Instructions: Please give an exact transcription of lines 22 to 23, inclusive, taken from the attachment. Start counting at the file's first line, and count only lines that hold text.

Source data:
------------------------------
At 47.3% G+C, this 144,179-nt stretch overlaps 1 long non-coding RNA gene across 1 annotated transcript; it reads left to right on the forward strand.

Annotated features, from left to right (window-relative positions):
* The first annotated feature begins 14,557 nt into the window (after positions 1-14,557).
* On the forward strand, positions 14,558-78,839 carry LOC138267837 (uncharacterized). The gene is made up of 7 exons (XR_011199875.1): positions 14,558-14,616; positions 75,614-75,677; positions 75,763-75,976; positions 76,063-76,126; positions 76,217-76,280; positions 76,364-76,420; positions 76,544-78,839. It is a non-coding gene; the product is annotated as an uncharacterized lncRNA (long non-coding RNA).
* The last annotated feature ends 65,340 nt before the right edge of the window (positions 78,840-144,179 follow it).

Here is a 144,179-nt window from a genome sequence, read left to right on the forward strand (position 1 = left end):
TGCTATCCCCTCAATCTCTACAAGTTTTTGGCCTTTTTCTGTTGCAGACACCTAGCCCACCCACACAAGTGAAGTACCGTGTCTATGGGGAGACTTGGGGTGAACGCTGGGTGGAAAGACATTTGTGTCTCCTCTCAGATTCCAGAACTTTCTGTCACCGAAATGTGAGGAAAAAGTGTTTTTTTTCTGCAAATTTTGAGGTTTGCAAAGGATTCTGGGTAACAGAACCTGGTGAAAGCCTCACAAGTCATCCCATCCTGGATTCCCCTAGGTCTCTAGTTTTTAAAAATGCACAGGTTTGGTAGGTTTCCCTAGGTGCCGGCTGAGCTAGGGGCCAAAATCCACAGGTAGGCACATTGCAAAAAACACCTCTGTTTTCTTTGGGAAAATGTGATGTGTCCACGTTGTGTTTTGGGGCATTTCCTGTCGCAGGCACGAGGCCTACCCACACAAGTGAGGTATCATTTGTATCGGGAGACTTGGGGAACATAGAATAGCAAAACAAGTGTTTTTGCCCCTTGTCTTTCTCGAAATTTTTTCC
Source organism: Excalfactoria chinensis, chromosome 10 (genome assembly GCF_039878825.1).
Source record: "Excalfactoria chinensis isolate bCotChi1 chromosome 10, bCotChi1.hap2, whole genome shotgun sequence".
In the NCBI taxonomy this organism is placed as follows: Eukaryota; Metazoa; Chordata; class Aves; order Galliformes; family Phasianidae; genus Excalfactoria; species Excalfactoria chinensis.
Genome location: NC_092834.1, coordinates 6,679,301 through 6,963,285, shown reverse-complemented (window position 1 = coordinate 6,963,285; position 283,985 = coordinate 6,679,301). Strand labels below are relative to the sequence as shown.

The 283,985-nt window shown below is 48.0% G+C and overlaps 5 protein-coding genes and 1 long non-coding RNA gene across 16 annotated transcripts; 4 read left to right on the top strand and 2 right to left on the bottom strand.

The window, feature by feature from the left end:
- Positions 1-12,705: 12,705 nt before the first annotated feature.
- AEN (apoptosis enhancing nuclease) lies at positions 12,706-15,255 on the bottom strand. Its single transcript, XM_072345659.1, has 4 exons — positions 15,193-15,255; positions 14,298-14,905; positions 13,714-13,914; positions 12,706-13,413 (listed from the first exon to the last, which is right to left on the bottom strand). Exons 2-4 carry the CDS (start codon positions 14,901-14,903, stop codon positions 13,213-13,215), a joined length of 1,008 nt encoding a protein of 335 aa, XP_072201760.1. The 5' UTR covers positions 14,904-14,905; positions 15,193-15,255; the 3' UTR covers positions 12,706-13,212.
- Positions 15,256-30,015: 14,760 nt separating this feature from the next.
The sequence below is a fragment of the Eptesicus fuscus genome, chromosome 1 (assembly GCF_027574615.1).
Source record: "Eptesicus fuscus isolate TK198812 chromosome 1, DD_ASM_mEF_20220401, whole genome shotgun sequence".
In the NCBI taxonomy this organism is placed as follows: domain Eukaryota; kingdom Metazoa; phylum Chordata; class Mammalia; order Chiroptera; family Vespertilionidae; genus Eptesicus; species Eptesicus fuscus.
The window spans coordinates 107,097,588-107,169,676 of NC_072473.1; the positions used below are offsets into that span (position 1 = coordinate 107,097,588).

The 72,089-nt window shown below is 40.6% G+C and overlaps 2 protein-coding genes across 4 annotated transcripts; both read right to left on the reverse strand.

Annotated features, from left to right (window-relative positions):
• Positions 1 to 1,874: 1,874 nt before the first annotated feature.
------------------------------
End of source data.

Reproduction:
Annotated features, from left to right (window-relative positions):
• Positions 1 to 1,874: 1,874 nt before the first annotated feature.